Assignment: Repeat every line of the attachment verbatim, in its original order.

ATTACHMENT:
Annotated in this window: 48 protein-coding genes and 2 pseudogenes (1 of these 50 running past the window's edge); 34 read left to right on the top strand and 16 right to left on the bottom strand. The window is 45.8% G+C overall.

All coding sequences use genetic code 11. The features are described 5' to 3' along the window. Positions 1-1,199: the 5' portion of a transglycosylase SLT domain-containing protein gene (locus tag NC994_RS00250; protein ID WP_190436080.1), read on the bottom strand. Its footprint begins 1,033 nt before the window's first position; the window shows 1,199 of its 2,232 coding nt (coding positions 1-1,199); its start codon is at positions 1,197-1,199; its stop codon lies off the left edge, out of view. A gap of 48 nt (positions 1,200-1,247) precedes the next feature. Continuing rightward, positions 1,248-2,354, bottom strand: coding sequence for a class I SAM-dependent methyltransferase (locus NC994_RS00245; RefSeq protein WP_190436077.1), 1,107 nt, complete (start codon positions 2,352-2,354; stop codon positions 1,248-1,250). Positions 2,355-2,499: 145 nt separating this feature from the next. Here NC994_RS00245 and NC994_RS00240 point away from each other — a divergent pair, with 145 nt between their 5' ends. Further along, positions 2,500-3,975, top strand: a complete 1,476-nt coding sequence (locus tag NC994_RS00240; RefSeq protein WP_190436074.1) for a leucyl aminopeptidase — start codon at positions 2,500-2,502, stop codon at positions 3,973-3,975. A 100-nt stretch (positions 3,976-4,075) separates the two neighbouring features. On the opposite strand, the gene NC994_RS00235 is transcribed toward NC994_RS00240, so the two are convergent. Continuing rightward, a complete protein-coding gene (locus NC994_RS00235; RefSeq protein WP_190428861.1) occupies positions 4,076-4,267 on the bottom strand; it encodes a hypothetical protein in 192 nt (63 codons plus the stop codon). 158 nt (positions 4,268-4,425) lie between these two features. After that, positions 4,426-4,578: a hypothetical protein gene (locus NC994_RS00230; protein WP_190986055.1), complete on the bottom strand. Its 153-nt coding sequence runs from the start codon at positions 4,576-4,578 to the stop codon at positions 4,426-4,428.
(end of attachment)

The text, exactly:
Annotated in this window: 48 protein-coding genes and 2 pseudogenes (1 of these 50 running past the window's edge); 34 read left to right on the top strand and 16 right to left on the bottom strand. The window is 45.8% G+C overall.

All coding sequences use genetic code 11. The features are described 5' to 3' along the window. Positions 1-1,199: the 5' portion of a transglycosylase SLT domain-containing protein gene (locus tag NC994_RS00250; protein ID WP_190436080.1), read on the bottom strand. Its footprint begins 1,033 nt before the window's first position; the window shows 1,199 of its 2,232 coding nt (coding positions 1-1,199); its start codon is at positions 1,197-1,199; its stop codon lies off the left edge, out of view. A gap of 48 nt (positions 1,200-1,247) precedes the next feature. Continuing rightward, positions 1,248-2,354, bottom strand: coding sequence for a class I SAM-dependent methyltransferase (locus NC994_RS00245; RefSeq protein WP_190436077.1), 1,107 nt, complete (start codon positions 2,352-2,354; stop codon positions 1,248-1,250). Positions 2,355-2,499: 145 nt separating this feature from the next. Here NC994_RS00245 and NC994_RS00240 point away from each other — a divergent pair, with 145 nt between their 5' ends. Further along, positions 2,500-3,975, top strand: a complete 1,476-nt coding sequence (locus tag NC994_RS00240; RefSeq protein WP_190436074.1) for a leucyl aminopeptidase — start codon at positions 2,500-2,502, stop codon at positions 3,973-3,975. A 100-nt stretch (positions 3,976-4,075) separates the two neighbouring features. On the opposite strand, the gene NC994_RS00235 is transcribed toward NC994_RS00240, so the two are convergent. Continuing rightward, a complete protein-coding gene (locus NC994_RS00235; RefSeq protein WP_190428861.1) occupies positions 4,076-4,267 on the bottom strand; it encodes a hypothetical protein in 192 nt (63 codons plus the stop codon). 158 nt (positions 4,268-4,425) lie between these two features. After that, positions 4,426-4,578: a hypothetical protein gene (locus NC994_RS00230; protein WP_190986055.1), complete on the bottom strand. Its 153-nt coding sequence runs from the start codon at positions 4,576-4,578 to the stop codon at positions 4,426-4,428.